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Patients Diagnosed with Bipolar Mood Disorder Admitted in Private Hospitals for Covid-19 Related Diagnosis and Other Types of Diagnosis, A Restricted Scheme Case Study- South Africa

Michael Mncedisi Willie*

Council for Medical Schemes, Policy Research and Monitoring, South Africa

*Corresponding Author:
Michael Mncedisi Willie
Council for Medical Schemes, Policy Research and Monitoring, South Africa
E-mail: [email protected]

Received Date: February 12, 2021; Accepted Date: March 18, 2021; Published Date: March 25, 2021

Citation: Willie MM (2020) Patients Diagnosed with Bipolar Mood Disorder Admitted in Private Hospitals for Covid-19 Related Diagnosis and Other Types of Diagnosis, A Restricted Scheme Case Study- South Africa. Med Clin Rev Vol.7 No.2:124

 
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Abstract

The advent of the COVID-19 epidemic has adversely affected health systems globally. Most of the health systems are overwhelmed due to the unprecedented spread of the virus. Previous outbreaks have had persistent mental health effects, the 2003 Severe Acute Respiratory Syndrome (SARS) pandemic, significantly elevated rates of psychiatric disorders and psychological distress such as Bipolar mood disorder (BMD). The objective of this study was to assess patients of restricted schemes that have confirmed positive for COVID-19 and diagnosed with BMD. This study followed a descriptive cross-section analysis of restricted schemes claims information COVID-19. The review period was a service date between May-August 2020. Patients included were those diagnosed with BMD and had a laboratory confirmation (RT – PCR assay) hospitalisation. The analysis covered a total of 89 restricted medical scheme patients diagnosed with BMD who were admitted for suspected COVID-19 infection. The median age of patients admitted to the hospital was 48 (IQR 39-54). The median number of inpatient days was seven (IQR 4-11) and six (IQR 3-12), for the confirmed COVID-19 diagnosis and other non-COVID diagnoses, respectively. The median risk-benefit paid for the confirmed diagnosis per event was R26 704: (IQR R12 165-R46 232). The median number of inpatient days for confirmed COVID-19 diagnosis in the general ward was three (IQR 2-9), slightly lower than for those who were admitted for other reasons, with a median of 5.5 (IQR 2-11) days. There were significantly fewer patients admitted to high care and ICU in both categories. Non-COVID-19 reasons for admission included physical therapy as the second most prevalent primary admission diagnosis, while others were BMD-related diagnoses such as bipolar affective disorder, or current, mixed and severe depression, without psychotic symptoms. The study revealed evidence that patients of medical schemes are experiencing co-payments on health services that should receive PMB level of care and should be covered in full as per the regulations. Psychiatric disorders and psychological distress such as BMD are key to a multidisciplinary approach to dealing with COVID-19.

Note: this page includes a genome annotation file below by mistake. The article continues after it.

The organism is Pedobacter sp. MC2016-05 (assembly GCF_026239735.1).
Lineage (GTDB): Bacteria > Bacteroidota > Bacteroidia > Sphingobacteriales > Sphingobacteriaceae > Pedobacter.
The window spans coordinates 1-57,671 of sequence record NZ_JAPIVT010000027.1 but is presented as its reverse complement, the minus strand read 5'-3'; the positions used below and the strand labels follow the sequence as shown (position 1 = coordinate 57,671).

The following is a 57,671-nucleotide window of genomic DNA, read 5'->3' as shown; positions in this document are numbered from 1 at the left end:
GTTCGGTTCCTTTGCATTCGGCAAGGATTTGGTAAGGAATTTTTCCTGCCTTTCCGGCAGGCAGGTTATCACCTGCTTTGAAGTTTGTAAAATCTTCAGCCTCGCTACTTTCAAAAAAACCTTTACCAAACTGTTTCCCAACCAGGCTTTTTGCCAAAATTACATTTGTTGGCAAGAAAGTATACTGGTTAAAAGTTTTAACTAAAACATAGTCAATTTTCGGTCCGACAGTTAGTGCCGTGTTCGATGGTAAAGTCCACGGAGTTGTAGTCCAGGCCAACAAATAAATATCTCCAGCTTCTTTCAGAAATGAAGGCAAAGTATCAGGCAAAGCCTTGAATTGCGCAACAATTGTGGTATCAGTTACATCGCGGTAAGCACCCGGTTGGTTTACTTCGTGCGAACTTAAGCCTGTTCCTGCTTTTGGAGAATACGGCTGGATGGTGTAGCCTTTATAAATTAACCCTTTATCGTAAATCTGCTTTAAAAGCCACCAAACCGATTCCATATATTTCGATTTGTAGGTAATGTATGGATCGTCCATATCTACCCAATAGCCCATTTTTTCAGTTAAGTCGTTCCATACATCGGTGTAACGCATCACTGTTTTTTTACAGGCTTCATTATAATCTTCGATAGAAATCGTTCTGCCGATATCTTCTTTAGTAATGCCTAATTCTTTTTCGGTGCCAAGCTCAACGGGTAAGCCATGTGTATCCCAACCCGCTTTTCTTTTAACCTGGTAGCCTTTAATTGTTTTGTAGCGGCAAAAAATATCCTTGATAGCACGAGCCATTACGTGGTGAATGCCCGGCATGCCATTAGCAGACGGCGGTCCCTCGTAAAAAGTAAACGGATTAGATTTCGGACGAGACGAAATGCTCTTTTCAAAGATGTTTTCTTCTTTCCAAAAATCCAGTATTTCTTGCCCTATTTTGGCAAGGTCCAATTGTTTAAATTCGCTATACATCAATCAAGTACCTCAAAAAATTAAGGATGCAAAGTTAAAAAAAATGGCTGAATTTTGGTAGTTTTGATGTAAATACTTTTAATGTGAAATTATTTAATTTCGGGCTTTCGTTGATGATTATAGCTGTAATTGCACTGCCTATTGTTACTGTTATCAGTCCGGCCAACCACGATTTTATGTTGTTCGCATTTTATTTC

Keywords

Bipolar mood disorder (BMD); COVID-19; Medical schemes; Prescribed Minimum Benefits (PMB); Severe Acute Respiratory Syndrome (SARS)

Introduction

The COVID-19 epidemic has adversely affected socio-economic dynamics and health systems globally. The high speed of both international transmissions and the sudden increase in numbers of new diagnosis startled and rapidly overwhelmed public and private health services in South Africa (SA) [1]. Most health systems worldwide are overwhelmed because of the unprecedented spread of the virus. There are already signs of health systems collapse in some of the developed countries. Previous outbreaks have had persistent mental health effects, the 2003 Severe Acute Respiratory Syndrome (SARS) pandemic, significantly elevated rates of psychiatric disorders and psychological distress [2,3].

There is comprehensive literature that depicts the relationship between Bipolar Mood Disorder (BMD) risk factors and SARS-CoV- 2. Other studies have implicated Coronavirus infection with major depression and bipolar disorder [4,5]. Karrour and colleagues argued that risk factors for serious COVID-19 complications are also common in BMD patients [6]. According to Stefana and colleagues, treatment options for SARS-CoV-2 for patients with bipolar disorder have a likelihood of worsening mood symptoms causing instability [7]. However, Barber and colleagues found no evidence of an increased risk of contracting SARS-CoV-2 in patients with BMD [8,9]. Numerous studies have examined the effect of gender differences on patients with bipolar disorder [10-12]. The prevalence of BMD in the medical scheme has increased by more than ten in the past 9 years in medical schemes [13]. Chronic conditions such as Bipolar Mood Disorder (BMD) is Prescribed Minimum Benefits (PMB) which are a set of defined benefits to ensure that all medical scheme1members have access to certain minimum health services, regardless of the benefit option they have selected [14,15].